There is a level of dissatisfaction from the Celtics’ brass, even following victories such as Wednesday night’s against the Timberwolves. The organization wants the team to progress more consistently than it did in the past month.
Yet the Celtics slowly are beginning to play better, putting together prolonged stretches of polished play, such as in the second half of their 104-94 win over Minnesota at TD Garden.
Brandon Bass and Rajon Rondo sparked a third-quarter rally as the Celtics outscored the Timberwolves, 57-43, after the break. Bass scored 10 of his 12 points in the third quarter and Rondo, returning from a two-game suspension, finished with 17 points and 11 assists as the Celtics cruised in the fourth quarter.
And they were far from “soft,” as coach Doc Rivers had called them a week ago. The Celtics, last in the NBA in rebounding, won that battle against the Timberwolves, who entered Wednesday fourth-best in that category.
The Celtics finally stood up to a bigger and more physical team, fighting the mammoth duo of Kevin Love and Nikola Pekovic for loose balls they had been accustomed to relinquishing. They outrebounded Minnesota, 45-41.
“Well, we have to be that way every night,” forward Paul Pierce said. “You know we’re challenged rebound-wise, and a majority of these games we haven’t rebounded well, so that’s mainly what the last couple days of practice have been is to put bodies on people, go after rebounds, box out, those little things that are going to help us win games.”
The Timberwolves helped the Celtics by missing 16 of 30 free throws, including six by Love, who finished with 19 points and 13 rebounds.
Kevin Garnett scored 18 points and had 10 rebounds for the Celtics, who shot 52.6 percent.
The Celtics rallied from a 51-47 halftime deficit, tying it at 61 and finally forging ahead, 67-61, as Jason Terry delighted the crowd with a 3-pointer to beat the shot clock. And defensively they began getting stops, preventing the Timberwolves from getting any closer than 5 points in the fourth quarter.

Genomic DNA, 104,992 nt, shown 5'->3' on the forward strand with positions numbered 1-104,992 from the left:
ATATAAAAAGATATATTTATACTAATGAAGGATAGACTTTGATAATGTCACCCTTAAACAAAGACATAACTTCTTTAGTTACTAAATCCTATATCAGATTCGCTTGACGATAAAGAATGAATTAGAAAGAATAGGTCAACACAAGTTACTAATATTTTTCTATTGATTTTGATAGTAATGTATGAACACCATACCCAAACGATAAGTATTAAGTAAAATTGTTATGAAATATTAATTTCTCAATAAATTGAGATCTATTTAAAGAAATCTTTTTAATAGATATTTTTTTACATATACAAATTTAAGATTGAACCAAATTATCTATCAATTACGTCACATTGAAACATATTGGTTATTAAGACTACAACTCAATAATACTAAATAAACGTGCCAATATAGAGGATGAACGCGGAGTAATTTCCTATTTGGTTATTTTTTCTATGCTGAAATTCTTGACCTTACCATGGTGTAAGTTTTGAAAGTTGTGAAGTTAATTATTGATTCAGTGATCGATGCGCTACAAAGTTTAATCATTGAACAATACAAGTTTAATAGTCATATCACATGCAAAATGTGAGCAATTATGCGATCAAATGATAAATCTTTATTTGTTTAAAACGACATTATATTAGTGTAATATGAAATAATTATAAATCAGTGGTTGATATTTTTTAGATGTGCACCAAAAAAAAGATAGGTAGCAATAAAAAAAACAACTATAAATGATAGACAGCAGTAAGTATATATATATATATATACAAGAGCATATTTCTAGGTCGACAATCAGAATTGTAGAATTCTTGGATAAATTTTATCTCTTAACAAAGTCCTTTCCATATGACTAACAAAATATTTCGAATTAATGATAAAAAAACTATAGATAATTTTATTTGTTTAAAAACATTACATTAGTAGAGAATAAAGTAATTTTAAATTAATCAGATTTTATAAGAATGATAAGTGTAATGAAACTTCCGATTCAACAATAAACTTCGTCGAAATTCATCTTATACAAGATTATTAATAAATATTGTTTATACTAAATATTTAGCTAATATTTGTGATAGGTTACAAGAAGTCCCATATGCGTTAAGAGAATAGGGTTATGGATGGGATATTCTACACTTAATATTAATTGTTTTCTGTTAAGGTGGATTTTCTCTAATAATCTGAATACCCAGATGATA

After the first quarter, Minnesota shot only 40.3 percent from the field and missed 12 of 14 3-pointers. Love worked overtime for space in the paint while the Minnesota perimeter shooters were challenged by hands in their faces.
“We were aggressive from the early part of the game. We established a post early on,” Garnett said. “I thought defensively we played with a lot of energy. We made them go to their second and third options, which is something they don’t like to do, but we did a decent job on Kevin. He obviously had a double-double, but for the most part we slowed him down a little bit and controlled the tempo. Having Rondo back was big for us, I thought he brought a lot of big energy. He was excited that he was back and probably fed off that.”
Rondo’s streak of 37 consecutive games with 10 or more assists was snapped when he was ejected from the Nov. 28 game against Brooklyn. But he appeared to blend seamlessly into the offense upon his return. Yet he seemed hardly impressed.
“It’s just one game, you know,” he said. “It’s hard to say, we try to run off a couple games here, but we’re up and down. We lost last game and won this game. So we just gotta do a better job of being consistent. I think everyone’s pretty confident. Guys aren’t playing night in and night out the way they want to play. But you know that’s basketball, nobody’s gonna play perfect. We have a confident group of guys, it’s just knowing where those guys are gonna get their shots, and go from there.”
Boston began the second quarter with a 10-2 run as Rondo continually fed Garnett in the post. For the first 18 minutes, Garnett was the lone big offensive factor for the Celtics. He scored a pair of baskets during the run, and the recently more-assertive Jeff Green added 4 points as the Celtics looked ready to create some distance.
But those bumbling Celtics returned, in some stretches unable to get the ball into a set offense or even down the court without committing a turnover. The Timberwolves entered the break on a 19-8 run for that 51-47 lead. The Celtics committed six turnovers in the second quarter, three of those by Pierce, who looked a step slow in his matchup with Josh Howard.
The Celtics did not score for the final 1:47 of the second quarter and committed three turnovers in the final 63 seconds, leading to 5 Minnesota points. That offered no hint about the Celtics’ second-half execution, which was as precise as it has been in weeks.
“Yeah, we played our game the entire stretch. I think we’ve been doing it lately, honestly,” Rivers said. “I thought the Portland game was good, I thought the Milwaukee game was good in stretches, this game.Continued...